James Madison Papers
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To James Madison from John Francis Mercer, 14 November 1799

From John Francis Mercer

West River,1 14th. Nov. 1799.

My dear Sir

It is unnecessary for me to suggest the pain I feel that a renewal of a correspondence which always afforded me the highest satisfaction shoud now arise from so great a delinquency on my part. I did hope that you woud not have had occasion to remind me of the claim your friendship gave rise to,2 but my own imprudencies & those of a very near Relative, have in spite of all my exertions kept me in a state bordering on bankruptcy for the best part of my life.

An Accession of property chiefly of a nature not easily convertible into Money has not remov’d my embarrassments, & I have been oblig’d to make arrangements for the renting out of the greatest part of my Lands in Virginia & the sale of a proportion of the personal property on them. The renting of the Lands I have accomplish’d to my satisfaction—but to place me in that state of ease & independance, which it woud be unpardonable in me longer to forego, when ample means are in my power, I must notwithstanding the repugnance you will suppose, sell a parcel of human beings who have been born & bred in the family & on the soil which they will leave with the greatest reluctance. I have ad[v]ertis’d them & other property for vendue on the 10th of December, & soon after that period, (say by the 20th) I shall make you a remittance to Richmond & hope that may be made to answer Your engagements. If I do not remit the whole you may rely that I will remit all that circumstances will then permit—& that the Ballance shall not remain long unpaid. I make this reserve as I sell for half Cash, half notes at 6 Months. You will allow me to arrange the matter of Interest & you will not be dissatisfied with the settlement.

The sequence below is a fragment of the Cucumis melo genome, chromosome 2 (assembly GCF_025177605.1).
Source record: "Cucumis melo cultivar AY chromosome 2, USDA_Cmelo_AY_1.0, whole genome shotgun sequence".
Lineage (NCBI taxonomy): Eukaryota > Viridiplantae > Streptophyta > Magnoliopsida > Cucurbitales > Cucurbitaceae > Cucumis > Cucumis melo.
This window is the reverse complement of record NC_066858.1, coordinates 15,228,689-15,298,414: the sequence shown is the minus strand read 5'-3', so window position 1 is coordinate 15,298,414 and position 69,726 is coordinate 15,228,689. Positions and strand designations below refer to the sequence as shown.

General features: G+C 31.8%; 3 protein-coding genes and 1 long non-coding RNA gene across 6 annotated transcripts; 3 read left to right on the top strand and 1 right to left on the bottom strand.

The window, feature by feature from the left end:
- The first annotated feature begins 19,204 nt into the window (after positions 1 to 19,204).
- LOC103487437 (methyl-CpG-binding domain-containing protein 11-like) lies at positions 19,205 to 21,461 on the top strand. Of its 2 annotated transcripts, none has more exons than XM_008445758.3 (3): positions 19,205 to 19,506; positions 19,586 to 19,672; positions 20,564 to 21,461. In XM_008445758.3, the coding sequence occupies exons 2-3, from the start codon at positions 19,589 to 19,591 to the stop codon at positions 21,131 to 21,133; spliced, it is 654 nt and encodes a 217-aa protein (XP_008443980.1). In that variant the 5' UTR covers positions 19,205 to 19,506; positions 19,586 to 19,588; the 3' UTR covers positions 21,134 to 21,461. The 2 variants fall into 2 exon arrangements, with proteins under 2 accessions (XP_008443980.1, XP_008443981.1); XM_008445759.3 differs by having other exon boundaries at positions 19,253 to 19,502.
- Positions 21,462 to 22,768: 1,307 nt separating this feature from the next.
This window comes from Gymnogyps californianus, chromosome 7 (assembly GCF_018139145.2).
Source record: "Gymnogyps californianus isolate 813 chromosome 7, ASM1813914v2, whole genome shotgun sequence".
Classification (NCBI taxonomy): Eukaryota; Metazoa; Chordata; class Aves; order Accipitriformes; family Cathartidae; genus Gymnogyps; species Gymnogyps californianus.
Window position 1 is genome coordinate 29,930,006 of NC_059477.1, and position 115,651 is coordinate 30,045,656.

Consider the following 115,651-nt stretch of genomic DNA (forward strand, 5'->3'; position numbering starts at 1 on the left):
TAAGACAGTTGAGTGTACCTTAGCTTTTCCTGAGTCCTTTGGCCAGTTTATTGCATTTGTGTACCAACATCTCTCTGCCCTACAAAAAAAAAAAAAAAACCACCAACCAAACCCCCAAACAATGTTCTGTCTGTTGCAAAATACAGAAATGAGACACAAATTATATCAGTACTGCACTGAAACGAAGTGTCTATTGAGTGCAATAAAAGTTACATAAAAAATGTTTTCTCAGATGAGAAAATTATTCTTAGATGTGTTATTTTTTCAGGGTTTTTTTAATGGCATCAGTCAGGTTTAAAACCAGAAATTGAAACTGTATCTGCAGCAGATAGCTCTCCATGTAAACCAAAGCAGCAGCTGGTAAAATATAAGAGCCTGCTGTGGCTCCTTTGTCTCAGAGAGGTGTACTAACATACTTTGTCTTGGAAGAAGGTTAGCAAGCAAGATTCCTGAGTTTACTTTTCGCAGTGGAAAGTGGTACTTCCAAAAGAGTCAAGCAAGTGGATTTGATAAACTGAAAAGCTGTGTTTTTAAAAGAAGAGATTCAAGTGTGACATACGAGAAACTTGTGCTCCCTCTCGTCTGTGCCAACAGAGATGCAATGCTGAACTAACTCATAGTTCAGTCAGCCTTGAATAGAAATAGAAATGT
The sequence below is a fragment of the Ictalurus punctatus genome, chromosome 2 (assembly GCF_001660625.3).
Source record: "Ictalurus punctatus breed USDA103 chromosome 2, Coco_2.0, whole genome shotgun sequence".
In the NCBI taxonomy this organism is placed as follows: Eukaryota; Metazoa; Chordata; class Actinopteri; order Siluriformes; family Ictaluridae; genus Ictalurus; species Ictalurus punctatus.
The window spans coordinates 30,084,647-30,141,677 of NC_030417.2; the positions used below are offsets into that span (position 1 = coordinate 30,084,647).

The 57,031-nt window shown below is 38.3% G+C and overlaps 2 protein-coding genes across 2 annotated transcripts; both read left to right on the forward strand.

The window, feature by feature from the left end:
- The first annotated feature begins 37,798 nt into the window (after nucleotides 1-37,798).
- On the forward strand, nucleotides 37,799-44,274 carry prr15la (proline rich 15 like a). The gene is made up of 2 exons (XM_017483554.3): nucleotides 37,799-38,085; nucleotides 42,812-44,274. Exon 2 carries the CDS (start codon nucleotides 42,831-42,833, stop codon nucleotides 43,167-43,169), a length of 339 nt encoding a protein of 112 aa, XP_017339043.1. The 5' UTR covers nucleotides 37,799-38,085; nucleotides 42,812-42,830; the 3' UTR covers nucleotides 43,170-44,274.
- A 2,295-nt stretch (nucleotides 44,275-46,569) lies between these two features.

Next to the pleasure of seeing you, that of hearing from you will at all times greatly interest me, & when I make a tender of my respects to your lady she will permit me to add those of Mrs Mercer, altho’ we are both unknown to her, yet we sincerely wish her happiness And we shall feel the greatest satisfaction in seeing you both at our Mansion. Truly My dear Sir I am your sincere friend & Servt.

John F. Mercer

RC (DLC). Addressed by Mercer to JM “near Orange Court House. via Fredericksburg.” Marked “Annapolis Nov. 18,” “Orange Ct. He. 1st Decr. 99,” and in the hand of James Madison, Sr., “now in Richmond, & to be forwarded to him there.” Docketed by JM.

1Mercer, who had moved from Virginia to Maryland in 1785, had settled on West River Farm, a plantation in Anne Arundel County owned by his wife (Papenfuse, Biographical Dictionary of the Maryland Legislature, 2:594).

2Letter not found. Evidently JM wrote to collect a longstanding debt (see Receipt of John Francis Mercer, 11 Oct. 1783, PJM description begins Robert J. Brugger et al., eds., The Papers of James Madison: Secretary of State Series (1 vol. to date; Charlottesville, Va., 1986—). description ends , 7:373 and n. 1).

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